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What makes us gain weight?

Unfortunately, in recent years the obesity epidemic has intensified and a certain paradox has become more apparent, because with the growing awareness of the causes of gaining weight, the number of obese people is not decreasing. The well-known American journalist Gary Taubes, specializing in nutrition science, in his research published in the book “Why we get fat and what to do about it?” presented theses based on the following conclusions:

First, we must examine some of the fundamental assumptions on which Taubes bases his conclusions. Let us examine the details of how the body functions in terms of carbohydrates – information that is generally believed to be true, but in fact far from proven facts. Although Taubes starts from the right starting position, he presents a very narrow view of the effects of energy production and metabolism and does not take into account the whole range of other processes that take place in the human body at that time and cause various interactions.

When a person consumes carbohydrates, glucose is produced in the intestines, where food is digested, which is absorbed into the bloodstream, and then, thanks to insulin, penetrates into the cells where it oxidizes and becomes a source of energy. In this way, hunger is fulfilled – that is, the energy need that emerges in the cells and translates into our urge to eat.

Glucose, which is not used immediately for energy production, can be stored in the liver and muscles in the form of glycogen, a starchy polysaccharide that will be quickly used by the cells when needed. There is also a third possibility: unused glucose can turn into triglycerides (fat) – a more permanent form of energy storage that gradually builds up as adipose tissue – the essence of obesity.

After a meal, blood glucose levels rise, then return to baseline levels within a few hours. After glucose is used up by cells, energy is immediately produced or converted into an energy reserve that can be used later. Accordingly, when we eat meals, blood glucose and insulin levels together rise and fall in waves because glucose entering the bloodstream automatically causes insulin to be released. All of these actions are natural and necessary in a healthy body.

However, in too many cases, a diet high in highly processed carbohydrates and simple sugars causes a constant increase in blood glucose levels. In order to maintain balance, this high glucose level requires a constant, high level of insulin, which, for reasons as yet unknown to us, gradually loses its ability to allow glucose to enter cells. To overcome the declining effectiveness of the insulin secreted – “insulin resistance” – the pancreas begins to produce more insulin, creating a vicious cycle that is counterproductive. High blood sugar leads to the secretion of more insulin, and if this condition persists for a long time, insulin resistance increases, which again leads to high blood sugar levels. This vicious cycle results in a disease of excessively high levels of insulin or, perhaps, the toxic effects of glucose, as is the case with type 2 diabetes, obesity, and heart disease. According to Taubes, the reason for this is regularly consuming an excessive amount of carbohydrates.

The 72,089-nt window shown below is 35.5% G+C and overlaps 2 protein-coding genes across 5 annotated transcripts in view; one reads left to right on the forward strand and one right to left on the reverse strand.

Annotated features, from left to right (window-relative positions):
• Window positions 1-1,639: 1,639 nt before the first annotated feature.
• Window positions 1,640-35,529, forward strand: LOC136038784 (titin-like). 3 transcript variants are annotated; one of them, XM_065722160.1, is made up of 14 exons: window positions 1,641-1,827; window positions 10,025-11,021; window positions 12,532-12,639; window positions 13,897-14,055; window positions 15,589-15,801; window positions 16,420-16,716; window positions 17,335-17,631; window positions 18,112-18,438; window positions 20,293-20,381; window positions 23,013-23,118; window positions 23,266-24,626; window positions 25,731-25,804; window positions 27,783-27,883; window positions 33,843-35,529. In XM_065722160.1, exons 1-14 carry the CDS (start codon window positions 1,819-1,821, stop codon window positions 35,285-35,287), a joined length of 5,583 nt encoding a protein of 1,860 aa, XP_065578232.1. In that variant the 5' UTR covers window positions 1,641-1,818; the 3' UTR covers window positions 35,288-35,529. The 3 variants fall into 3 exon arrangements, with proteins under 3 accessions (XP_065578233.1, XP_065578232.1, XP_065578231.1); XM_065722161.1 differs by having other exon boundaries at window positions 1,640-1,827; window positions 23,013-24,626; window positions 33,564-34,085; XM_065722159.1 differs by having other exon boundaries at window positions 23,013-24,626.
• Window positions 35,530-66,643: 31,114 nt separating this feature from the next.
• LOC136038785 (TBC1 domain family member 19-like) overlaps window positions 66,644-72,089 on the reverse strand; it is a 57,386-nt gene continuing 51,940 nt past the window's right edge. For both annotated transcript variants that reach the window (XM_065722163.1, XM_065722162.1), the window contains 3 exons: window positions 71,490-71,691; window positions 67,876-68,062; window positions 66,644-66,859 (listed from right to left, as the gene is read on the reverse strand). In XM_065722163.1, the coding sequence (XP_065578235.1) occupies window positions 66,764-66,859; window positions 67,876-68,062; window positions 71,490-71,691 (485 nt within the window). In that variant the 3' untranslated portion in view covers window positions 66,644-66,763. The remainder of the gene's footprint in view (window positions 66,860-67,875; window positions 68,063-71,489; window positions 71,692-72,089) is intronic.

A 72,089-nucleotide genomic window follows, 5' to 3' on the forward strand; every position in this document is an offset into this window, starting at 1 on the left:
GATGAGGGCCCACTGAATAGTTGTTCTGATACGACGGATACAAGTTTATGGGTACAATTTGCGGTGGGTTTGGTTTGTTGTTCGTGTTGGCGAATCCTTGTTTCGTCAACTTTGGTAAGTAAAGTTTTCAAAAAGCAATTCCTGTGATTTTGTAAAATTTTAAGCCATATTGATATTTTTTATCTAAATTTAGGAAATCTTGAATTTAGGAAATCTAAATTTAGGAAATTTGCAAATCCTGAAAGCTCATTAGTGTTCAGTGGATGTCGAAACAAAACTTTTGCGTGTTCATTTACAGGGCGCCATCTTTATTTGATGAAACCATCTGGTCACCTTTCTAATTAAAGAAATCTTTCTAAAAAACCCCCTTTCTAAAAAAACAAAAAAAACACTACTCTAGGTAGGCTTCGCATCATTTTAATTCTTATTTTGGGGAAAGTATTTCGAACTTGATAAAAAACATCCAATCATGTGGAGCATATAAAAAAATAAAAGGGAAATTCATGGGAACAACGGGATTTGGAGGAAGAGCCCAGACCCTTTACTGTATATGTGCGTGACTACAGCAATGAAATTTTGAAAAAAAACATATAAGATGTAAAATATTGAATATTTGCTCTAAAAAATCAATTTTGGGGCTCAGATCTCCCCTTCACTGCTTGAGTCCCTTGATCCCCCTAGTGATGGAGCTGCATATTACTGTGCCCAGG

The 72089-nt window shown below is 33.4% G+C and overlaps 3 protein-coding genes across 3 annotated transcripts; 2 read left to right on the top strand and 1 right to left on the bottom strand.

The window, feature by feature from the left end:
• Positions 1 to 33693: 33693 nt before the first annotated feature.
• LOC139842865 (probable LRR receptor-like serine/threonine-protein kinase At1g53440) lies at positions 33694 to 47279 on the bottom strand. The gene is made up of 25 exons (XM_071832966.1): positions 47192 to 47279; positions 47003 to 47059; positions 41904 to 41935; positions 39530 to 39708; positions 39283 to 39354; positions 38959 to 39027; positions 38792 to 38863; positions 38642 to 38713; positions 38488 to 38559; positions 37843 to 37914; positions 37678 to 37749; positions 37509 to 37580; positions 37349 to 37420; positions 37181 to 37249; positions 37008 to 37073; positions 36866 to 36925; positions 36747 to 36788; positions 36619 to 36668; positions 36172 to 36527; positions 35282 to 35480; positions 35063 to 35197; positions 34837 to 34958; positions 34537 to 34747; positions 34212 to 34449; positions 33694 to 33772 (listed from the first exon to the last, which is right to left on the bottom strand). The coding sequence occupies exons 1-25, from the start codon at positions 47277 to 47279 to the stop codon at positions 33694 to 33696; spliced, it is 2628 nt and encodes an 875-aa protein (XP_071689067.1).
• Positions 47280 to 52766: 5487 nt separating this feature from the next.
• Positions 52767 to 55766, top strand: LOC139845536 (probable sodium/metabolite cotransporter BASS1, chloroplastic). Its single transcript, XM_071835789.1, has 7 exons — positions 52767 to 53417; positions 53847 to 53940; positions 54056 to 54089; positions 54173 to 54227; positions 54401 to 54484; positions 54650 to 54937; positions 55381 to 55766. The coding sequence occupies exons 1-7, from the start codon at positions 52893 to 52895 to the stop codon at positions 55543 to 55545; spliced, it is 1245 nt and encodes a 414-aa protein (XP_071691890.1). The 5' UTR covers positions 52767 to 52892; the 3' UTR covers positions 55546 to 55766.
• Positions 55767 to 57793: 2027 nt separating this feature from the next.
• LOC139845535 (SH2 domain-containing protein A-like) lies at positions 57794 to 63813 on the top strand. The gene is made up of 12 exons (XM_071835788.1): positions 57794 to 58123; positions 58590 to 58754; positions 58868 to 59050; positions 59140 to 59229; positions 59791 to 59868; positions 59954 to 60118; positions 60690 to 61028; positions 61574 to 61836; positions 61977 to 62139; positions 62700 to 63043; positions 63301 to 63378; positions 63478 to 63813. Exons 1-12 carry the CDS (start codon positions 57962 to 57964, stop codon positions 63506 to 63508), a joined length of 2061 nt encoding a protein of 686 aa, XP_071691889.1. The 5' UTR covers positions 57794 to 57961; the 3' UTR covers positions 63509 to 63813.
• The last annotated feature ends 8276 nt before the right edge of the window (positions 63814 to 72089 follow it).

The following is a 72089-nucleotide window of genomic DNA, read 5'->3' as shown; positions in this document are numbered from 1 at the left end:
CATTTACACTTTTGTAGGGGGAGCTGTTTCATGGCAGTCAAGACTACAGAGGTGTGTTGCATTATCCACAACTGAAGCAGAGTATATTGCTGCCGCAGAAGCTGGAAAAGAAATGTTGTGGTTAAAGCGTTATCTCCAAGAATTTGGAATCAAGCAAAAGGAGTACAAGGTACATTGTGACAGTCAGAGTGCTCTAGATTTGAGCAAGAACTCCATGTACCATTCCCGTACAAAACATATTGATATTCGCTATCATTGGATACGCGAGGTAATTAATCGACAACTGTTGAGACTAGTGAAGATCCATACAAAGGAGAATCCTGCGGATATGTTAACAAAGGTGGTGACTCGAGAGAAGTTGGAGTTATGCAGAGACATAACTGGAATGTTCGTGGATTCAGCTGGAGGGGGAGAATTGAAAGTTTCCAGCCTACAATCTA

Insulin is a hormone whose role and function are not limited to allowing cellular absorption and the metabolism of glucose. It can also assist in the absorption, metabolism, and storage of glucose in the form of triglycerides (fat). Although this stored fat is used as an energy source, high levels of insulin in the bloodstream usually block this process. Thus, excess insulin prevents energy from being available to cells that may need it. As a consequence, we feel hungry and eat, which makes us gain weight because the body stores more and more glucose.

According to Taubes, the most practical solution to the problem of too high insulin levels in the blood is to reduce the need for insulin, i.e. not supplying the blood with high-glucose food, especially highly processed carbohydrates, They are readily absorbed and assimilated and frequently cause fat deposition.

Taubes’ theory, even if assessed briefly, shows some inaccuracies. Although the basics of the presented process of digestion, absorption, and use of carbohydrates by the body are generally true, it should be emphasized that this mainly concerns the effects of consuming highly processed carbohydrates and not all carbohydrates that can be found in wholesome products. In addition, deprived of context, the results of short-term studies – achieved under controlled laboratory conditions – must be confronted with long-term health effects. There are numerous examples of experimental research that has not been confirmed by observation of everyday life. (Probably one of the better-known examples concerns beta-carotene, the primary form of vitamin A: it produces positive effects when administered through the diet, but is harmful to health when taken as a supplement.) What is certain is that the aforementioned theses are an excellent introduction to a healthy lifestyle as well as the key to understanding the causes of the global obesity epidemic.

How to fight insulin resistance and obesity caused by too high carbohydrate intake? Ketogenic diet and intermittent fasting is a solution to these health problems. You will find a lot of information that will help you take care of your health on our website. Determine for yourself how much carbohydrate withdrawal can alter your life.

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